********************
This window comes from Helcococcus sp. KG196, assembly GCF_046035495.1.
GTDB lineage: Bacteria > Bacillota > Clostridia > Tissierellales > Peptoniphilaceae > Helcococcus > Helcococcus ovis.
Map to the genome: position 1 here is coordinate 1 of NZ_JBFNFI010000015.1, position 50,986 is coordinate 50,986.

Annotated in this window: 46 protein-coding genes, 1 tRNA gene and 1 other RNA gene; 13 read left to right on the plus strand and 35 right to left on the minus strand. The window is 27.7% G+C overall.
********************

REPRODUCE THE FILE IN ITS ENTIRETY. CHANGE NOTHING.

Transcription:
This window comes from Helcococcus sp. KG196, assembly GCF_046035495.1.
GTDB lineage: Bacteria > Bacillota > Clostridia > Tissierellales > Peptoniphilaceae > Helcococcus > Helcococcus ovis.
Map to the genome: position 1 here is coordinate 1 of NZ_JBFNFI010000015.1, position 50,986 is coordinate 50,986.

Annotated in this window: 46 protein-coding genes, 1 tRNA gene and 1 other RNA gene; 13 read left to right on the plus strand and 35 right to left on the minus strand. The window is 27.7% G+C overall.